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New Zealand's First Refugees: Pahiatua's Polish Children

A selection of memories

A selection of memories

New Zealanders remember
A need for resourcefulness

New Zealanders are renowned for their resourcefulness. Give us a shilling, a piece of binder twine and number-eight wire, and we can fix anything. How good were we? Myself and a couple of mates from Pahiatua District School learned a thing or two one day on a visit to the Polish Children's Camp in Pahiatua.

We passed the hat around our class and gathered enough money to buy such things as oranges and bananas to take to the Polish kids at the camp. The idea was to make them welcome and generally fraternise in a friendly way, such as playing ball games and trying to make each other understood. It was great fun as I remember.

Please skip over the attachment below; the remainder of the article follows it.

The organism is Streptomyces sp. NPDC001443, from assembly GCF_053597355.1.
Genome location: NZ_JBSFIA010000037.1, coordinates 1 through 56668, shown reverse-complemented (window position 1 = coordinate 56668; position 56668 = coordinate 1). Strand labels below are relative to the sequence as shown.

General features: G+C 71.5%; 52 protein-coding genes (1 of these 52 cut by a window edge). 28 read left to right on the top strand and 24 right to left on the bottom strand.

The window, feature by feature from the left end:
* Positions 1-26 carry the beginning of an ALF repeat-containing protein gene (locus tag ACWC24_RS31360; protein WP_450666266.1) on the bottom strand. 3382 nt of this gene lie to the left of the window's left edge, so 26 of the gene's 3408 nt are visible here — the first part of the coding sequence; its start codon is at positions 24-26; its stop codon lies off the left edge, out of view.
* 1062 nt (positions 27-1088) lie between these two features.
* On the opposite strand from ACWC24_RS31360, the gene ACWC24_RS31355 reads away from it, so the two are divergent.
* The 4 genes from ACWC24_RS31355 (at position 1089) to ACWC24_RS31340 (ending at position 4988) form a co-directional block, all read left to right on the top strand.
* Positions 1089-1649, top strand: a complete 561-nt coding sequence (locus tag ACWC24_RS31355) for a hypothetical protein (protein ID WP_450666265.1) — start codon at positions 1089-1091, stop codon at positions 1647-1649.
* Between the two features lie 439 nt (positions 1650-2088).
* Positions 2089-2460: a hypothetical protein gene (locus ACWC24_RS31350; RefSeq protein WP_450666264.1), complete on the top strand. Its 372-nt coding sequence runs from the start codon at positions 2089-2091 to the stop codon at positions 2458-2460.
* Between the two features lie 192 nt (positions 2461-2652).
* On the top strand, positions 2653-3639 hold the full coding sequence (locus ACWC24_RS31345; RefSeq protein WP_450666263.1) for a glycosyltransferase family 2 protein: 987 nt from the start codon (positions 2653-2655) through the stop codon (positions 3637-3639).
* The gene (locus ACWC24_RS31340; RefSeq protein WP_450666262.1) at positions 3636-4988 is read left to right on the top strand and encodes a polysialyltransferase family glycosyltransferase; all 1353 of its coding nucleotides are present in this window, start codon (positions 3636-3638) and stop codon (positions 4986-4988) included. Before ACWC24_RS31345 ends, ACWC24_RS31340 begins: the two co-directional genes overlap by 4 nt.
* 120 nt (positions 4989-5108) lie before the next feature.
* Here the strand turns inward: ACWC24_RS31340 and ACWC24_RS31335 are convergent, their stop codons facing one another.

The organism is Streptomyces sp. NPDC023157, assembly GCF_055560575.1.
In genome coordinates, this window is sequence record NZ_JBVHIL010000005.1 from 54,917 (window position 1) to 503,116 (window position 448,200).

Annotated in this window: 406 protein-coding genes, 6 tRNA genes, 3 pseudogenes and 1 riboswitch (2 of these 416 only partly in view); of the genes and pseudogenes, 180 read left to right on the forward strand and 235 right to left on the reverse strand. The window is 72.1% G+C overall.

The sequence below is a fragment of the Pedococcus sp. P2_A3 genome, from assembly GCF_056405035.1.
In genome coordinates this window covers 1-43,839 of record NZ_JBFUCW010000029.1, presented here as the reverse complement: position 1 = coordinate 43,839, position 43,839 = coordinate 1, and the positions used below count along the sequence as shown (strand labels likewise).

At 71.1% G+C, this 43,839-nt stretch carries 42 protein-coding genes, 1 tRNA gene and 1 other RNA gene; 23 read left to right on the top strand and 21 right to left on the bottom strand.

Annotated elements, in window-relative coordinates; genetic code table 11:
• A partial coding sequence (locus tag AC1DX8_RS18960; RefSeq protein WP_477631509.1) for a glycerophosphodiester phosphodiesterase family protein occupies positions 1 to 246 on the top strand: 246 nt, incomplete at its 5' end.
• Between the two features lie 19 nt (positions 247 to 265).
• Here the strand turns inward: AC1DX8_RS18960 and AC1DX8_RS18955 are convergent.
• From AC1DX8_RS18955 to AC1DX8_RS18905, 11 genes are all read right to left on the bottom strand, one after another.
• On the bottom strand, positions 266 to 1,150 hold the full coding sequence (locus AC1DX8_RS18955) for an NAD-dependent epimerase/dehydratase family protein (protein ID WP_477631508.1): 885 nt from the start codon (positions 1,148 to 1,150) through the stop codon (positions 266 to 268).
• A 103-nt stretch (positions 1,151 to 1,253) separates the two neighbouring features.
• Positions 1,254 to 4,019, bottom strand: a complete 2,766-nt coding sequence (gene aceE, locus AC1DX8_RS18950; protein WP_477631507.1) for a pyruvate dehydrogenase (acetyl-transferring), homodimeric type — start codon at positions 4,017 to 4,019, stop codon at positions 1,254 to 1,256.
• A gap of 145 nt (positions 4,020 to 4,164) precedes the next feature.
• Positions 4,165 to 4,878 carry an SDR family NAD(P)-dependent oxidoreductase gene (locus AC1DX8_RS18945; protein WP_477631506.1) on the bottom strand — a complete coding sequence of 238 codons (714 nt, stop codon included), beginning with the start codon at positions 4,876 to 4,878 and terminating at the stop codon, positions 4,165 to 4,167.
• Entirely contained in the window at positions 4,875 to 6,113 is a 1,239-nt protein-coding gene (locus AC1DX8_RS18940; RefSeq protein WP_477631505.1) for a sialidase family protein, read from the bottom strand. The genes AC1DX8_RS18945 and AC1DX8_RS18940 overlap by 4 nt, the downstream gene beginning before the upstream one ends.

However, one Saturday we biked out to the camp, gave our gifts and went out to enjoy our usual games. After a couple of hours it was time to return to Pahiatua but one of our bikes was missing. We searched the camp with the help of the staff and the kids, but alas no joy. The whole matter had become serious and discussions were being held on the appropriate action to take, when somebody announced that the bike had been found.

The discovery was amazing. It was found between the mattress and the frame of a bed totally stripped to the last nut and screw – very impressive. This was a sombre comment on the resourcefulness developed in their need to survive under their conditions in forced exile. I always remembered this and it is a major factor in my respect for these people who are now valued citizens of New Zealand.